Why should I talk to someone before I sign my contract?

Buying a property is an exciting time but often, Buyers let the emotion of the purchase get the better of them. They rush into signing a Contract without giving the necessary consideration to what it is being signed.

If you are in the process of buying a property, here are a few things you should consider before signing any Contract:

  • Who is Buying the Property ?
    • ensure that the property is in the correct entity and that those details are correct on the Contract. An incorrect entity may require a new Contract to be entered into (and the old Contract rescinded) which could lead to additional costs and delays. Also, an incorrect entity could lead to additional stamp duty and possible tax implications down the track. Buyers should always check with their financial adviser when buying.
  • Inclusions
    • aside from the fixtures to the building, are you expecting anything else to be left at the Property following settlement (“Chattels”)?  To avoid a possible dispute at settlement you should take the time to ensure that all Chattels that you believe are included in the purchase are noted on the Contract right from the outset.
  • Deposit
    • do you have access to the amount of deposit noted on the Contract and, if so, has sufficient time been allowed for the payment of the deposit?  A standard Contract defaults so that payment of the initial deposit must be immediately paid on signing of your Contract!  Unless sufficient time is allowed, you could find yourself in breach of a Contract and afford the  Seller the opportunity to terminate the Contract and they could possibly sue you for the deposit amount.
  • Finance and Building and Pest
    • Are you relying on these reports before you commit to the purchase? Did you know that if the condition on the Contract is not completed correctly any right you may have under the conditions could be lost!
  • Special Conditions
    • do you need additional conditions for your purchase (i.e. over an above finance and building and pest conditions)? For example, building and pest inspection conditions may not cover you if council approvals have not been obtained for improvements built at the property. In this instance you would require a special condition that covers you for these.  If buying a unit you may want a comprehensive body corporate records inspection to ensure that there are no undisclosed surprises in the body corporate records. Again, a special condition would be required in this instance. The seller may have also included special conditions on the Contract that could impact your rights.  Given this, make sure you are fully aware of the effect of those conditions of and how these could impact on you.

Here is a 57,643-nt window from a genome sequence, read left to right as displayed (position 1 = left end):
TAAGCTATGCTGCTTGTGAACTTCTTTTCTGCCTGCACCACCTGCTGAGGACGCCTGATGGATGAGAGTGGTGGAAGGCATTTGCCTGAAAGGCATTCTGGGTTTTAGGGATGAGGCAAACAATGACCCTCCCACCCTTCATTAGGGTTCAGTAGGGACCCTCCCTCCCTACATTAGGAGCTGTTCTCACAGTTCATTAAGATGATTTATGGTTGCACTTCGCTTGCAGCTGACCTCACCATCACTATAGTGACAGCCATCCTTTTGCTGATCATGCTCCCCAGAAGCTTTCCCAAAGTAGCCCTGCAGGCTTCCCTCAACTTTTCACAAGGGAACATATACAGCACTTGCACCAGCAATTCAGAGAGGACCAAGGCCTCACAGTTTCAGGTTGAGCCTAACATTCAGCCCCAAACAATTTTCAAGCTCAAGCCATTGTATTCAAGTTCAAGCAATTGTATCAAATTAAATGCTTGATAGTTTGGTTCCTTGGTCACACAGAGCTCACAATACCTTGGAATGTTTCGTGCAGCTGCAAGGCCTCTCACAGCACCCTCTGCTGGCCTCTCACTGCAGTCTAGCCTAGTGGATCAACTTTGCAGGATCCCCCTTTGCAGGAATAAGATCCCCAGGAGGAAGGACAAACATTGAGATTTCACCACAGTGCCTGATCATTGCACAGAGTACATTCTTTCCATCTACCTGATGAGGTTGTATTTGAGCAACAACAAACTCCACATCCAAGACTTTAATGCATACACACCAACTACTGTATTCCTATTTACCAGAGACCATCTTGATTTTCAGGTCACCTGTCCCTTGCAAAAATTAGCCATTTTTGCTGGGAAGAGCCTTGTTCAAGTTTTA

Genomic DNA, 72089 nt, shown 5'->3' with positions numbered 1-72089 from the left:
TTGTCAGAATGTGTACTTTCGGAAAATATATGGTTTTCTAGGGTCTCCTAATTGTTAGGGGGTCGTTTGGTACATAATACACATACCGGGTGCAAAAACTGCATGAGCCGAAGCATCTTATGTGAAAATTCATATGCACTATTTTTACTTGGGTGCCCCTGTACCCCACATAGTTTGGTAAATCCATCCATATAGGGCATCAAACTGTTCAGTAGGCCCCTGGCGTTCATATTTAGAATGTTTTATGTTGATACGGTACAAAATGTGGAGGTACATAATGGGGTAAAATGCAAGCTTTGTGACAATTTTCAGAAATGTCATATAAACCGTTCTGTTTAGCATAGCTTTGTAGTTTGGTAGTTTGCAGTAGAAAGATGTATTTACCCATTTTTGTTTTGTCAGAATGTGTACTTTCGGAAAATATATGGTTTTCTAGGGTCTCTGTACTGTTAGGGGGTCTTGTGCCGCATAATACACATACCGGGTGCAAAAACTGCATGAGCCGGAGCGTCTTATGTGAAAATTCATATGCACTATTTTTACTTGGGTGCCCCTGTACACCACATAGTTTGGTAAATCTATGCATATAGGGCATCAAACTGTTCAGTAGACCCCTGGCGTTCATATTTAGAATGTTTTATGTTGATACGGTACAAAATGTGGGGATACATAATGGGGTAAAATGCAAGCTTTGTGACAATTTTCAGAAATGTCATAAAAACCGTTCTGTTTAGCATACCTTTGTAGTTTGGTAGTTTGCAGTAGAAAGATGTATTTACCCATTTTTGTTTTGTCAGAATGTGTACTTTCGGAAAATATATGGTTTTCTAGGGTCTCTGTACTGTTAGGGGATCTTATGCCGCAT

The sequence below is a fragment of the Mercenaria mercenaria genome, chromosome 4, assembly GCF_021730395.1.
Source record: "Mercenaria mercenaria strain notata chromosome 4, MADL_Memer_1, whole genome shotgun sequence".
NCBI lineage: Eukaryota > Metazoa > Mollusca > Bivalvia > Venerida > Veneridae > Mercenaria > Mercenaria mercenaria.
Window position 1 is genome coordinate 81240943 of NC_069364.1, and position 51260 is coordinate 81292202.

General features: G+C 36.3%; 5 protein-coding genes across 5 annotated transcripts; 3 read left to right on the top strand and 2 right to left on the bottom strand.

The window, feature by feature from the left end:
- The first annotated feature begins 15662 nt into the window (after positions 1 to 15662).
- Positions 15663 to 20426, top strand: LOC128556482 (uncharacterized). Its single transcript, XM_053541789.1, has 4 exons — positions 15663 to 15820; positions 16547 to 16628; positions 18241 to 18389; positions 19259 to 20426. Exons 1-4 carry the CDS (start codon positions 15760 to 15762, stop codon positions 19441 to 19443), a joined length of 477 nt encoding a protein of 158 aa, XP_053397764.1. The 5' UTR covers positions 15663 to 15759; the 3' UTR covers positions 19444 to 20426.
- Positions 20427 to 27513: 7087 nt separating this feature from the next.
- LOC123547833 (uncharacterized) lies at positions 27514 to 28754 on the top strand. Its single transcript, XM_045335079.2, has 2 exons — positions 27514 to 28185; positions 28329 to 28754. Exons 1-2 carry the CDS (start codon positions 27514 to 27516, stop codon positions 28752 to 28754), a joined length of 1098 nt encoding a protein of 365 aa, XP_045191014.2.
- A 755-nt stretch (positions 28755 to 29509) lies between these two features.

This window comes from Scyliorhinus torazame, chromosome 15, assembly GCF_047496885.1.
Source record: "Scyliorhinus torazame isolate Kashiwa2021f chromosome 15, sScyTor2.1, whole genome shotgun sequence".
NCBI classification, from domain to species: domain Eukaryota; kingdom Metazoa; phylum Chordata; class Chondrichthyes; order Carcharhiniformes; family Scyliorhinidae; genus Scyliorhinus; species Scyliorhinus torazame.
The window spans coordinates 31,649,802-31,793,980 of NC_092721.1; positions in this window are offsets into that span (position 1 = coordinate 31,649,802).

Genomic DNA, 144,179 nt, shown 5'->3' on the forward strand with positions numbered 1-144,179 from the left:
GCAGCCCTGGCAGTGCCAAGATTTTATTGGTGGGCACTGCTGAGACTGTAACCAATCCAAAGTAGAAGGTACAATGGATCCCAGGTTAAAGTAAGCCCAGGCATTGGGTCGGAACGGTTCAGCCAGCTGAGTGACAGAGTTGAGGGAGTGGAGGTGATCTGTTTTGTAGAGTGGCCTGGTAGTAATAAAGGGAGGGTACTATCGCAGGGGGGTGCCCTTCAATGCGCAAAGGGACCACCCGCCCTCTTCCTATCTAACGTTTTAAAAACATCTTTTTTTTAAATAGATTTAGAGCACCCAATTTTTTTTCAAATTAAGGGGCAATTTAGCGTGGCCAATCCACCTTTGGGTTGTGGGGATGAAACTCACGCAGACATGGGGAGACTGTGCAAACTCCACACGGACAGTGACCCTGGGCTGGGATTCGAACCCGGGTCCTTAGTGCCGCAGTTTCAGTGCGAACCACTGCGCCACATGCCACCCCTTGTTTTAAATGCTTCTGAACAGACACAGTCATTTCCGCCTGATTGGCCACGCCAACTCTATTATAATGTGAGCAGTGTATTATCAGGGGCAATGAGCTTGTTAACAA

• inspections of the Property
    • as exciting as it can be for a Buyer once a Contract has been signed, a Buyer is limited to the amount of times it can access the property prior to becoming the owner. Under a standard Contract  a buyer is only allowed access to inspect the property once for a building inspection, once for pest inspection, once for a valuation by the financier (if required) and then for a pre-settlement inspection. If you require other inspections during the course of your conveyance, for example, a council inspection to check approvals or perhaps for an electrical or plumbing inspection,  then you will require a special condition that affords you this opportunity.
  • Tenants in the Property
    • if there is a tenant in the property and the purchase is not for investment purposes then you may require the tenant to vacate the property prior to settlement. If the tenant has an agreement that runs beyond the settlement date (and this has been noted on the Contract) you could find yourself as a landlord for a period of time. This could also jeopardise any stamp duty concession (if applicable) as a result.
  • Is there a Pool or outdoor spa?
    • lucky you! But, did you know that all pools, including spas and some portable pools, must now comply with the pool safety standard? If there is no Safety Certificate issued on signing of the Contract then this may be your responsibility after settlement. Ideally, you will negotiate the Contract to ensure that the Seller provides this as part of the settlement process but if not talk to us and we will walk you through the options.
  • Citizenship
    • Are you an Australian Citizen? If not, there may be a requirement on you to obtain Foreign Investment Review Board approval. There are application fees for this process and it can be lengthy.   A special condition would also be required on the Contract. Aside from the application fees from the Foreign Investment Review Board there will also be Additional Foreign Acquirers Duty (AFAD) payable to the Office of State Revenue Queensland. You should familiarise yourself with the process and costs associated if this is applicable to you.
  • There is an easement noted on Contract
    • firstly, do you know what an easement is and, if so, what your rights are in relation to the affected parcel of land? If not, let us check this for you before you sign. If the easement is disclosed on the Contract you may not have any rights to object after you’ve signed.
  • Time is of the essence
    • time is of the essence under a Contract but what does this mean for you? Basically, if you cannot meet a date imposed by the Contract then you may find yourself in breach. This could lead to the Contract being terminated or worse, financial penalties for you. Ensure all time frames on the Contract are realistic and achievable.

Want to know more or need help negotiating your contract?

With over 40 years combined conveyancing experience, Justin & Melinda have seen it all. Let their experience help guide you through the convoluted and sometimes, overwhelming Contract and conveyancing process.

Contact them today!